Tuesday, 21 August 2012 16:42
We have encountered a flood of hospitality lately. It all started three days ago when we were trying to decide where to camp. I was starting to feel anxious about the increasing density of private property, thinking that if it is tough to find a camping spot here, what will we do along the East Coast of the US? We were about halfway between Woodstock and Fredericton. A man and his dog appeared in a small, green motorboat and invited us to stay in his guest house. Dave and I actually spent a layover day at Blake and Elaine's, sharing photos and swapping dog sledding stories. We are so grateful for their generosity
Last evening, Dave and I were paddling through the islands upstream of Fredericton. We were pleased to see so many people out enjoying the river in kayaks, canoes, a rowboat, and even just wading through the shallows. We set up camp on an inviting beach on one of the islands. A woman paddled by, followed by a bounding dog. After chatting for a bit, she invited us to dinner. We spent another evening enjoying Wendy and Bill's hospitality.
This morning, we landed in Fredericton and took part in a mini news conference. This was arranged by two great folks at the Conservation Council of New Brunswick. A big thank you to Nadine, 'No Child Left Inside' Program Coordinator, and Stephanie, Director of Freshwater Protection. We later enjoyed a tour of Fredericton and lunch at the Cedar Tree Cafe with Nadine and Stephanie. Our interview with CBC's Roy Gjelstad can be found here: http://www.cbc.ca/news/canada/new-brunswick/story/2012/08/21/nb-freeman-wilderness-class-kayak.html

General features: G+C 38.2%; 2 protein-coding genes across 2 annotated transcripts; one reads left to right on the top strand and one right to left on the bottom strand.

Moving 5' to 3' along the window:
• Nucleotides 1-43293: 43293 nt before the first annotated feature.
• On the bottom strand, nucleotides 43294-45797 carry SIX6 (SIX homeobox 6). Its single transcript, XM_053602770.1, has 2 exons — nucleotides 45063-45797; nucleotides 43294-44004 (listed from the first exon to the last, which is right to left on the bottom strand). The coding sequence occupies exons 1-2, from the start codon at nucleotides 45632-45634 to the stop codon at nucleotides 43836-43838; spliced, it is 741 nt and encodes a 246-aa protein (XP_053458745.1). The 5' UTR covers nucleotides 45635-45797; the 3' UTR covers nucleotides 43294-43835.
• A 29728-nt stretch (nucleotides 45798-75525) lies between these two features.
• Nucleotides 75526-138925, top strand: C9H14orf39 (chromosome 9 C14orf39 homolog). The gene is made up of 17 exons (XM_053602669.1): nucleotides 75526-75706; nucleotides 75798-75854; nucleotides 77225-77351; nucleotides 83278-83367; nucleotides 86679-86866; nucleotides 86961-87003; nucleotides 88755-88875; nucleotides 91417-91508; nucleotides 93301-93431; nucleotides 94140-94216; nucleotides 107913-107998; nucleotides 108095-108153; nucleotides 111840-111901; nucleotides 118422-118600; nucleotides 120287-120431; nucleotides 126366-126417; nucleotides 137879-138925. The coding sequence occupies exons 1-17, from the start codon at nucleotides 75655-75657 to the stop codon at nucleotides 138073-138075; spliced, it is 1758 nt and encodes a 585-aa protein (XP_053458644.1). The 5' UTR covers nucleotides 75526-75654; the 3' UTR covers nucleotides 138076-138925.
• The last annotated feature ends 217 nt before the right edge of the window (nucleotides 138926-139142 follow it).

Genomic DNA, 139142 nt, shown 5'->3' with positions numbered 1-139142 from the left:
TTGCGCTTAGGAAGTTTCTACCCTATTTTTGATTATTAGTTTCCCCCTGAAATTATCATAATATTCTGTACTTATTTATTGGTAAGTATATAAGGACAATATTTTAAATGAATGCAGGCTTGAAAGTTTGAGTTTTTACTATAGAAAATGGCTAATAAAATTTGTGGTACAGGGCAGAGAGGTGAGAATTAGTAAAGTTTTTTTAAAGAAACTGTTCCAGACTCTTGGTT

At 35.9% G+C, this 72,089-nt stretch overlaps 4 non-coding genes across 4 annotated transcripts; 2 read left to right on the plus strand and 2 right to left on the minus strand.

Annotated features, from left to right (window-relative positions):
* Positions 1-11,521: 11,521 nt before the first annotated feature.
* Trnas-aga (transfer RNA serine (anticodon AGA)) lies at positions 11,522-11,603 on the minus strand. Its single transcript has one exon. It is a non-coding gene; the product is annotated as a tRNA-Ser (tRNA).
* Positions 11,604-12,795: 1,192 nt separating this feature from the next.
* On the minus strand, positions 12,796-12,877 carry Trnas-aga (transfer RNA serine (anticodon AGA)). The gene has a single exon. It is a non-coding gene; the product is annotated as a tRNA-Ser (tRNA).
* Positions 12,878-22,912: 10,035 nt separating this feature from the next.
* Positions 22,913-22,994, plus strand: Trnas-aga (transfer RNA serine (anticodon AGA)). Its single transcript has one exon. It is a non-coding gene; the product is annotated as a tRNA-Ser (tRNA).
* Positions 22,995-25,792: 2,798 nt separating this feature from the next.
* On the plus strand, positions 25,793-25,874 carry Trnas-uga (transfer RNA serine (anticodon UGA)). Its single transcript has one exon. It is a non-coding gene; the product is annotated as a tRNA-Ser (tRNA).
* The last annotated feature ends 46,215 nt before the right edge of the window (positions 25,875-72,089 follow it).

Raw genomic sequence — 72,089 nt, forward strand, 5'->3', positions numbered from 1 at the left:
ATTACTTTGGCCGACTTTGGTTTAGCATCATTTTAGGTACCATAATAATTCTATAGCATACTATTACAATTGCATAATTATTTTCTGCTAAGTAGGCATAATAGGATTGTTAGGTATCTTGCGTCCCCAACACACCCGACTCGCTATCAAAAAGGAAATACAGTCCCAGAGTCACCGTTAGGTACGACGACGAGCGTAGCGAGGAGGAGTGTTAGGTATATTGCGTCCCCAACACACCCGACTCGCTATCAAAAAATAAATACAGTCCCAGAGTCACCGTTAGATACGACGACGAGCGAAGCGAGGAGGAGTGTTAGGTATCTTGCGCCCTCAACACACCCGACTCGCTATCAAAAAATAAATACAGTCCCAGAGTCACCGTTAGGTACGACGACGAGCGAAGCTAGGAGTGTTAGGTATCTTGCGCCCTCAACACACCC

In the afternoon, we paddled a few more miles downstream and found a great spot to camp on an island near Oromocto. I was impressed to still see quite a few animals even a rather urban stretch of river. Geese, ducks, and cormorants were everywhere. I saw several osprey as well. Dave even spotted a sturgeon!
Miles Paddled: 15
1 Bald Eagle
54 Canada Geese
1 Barred Owl
Great links about the St. John River:
Recent Studies about the river:
Conservation Council of New Brunswick:blog comments powered by Disqus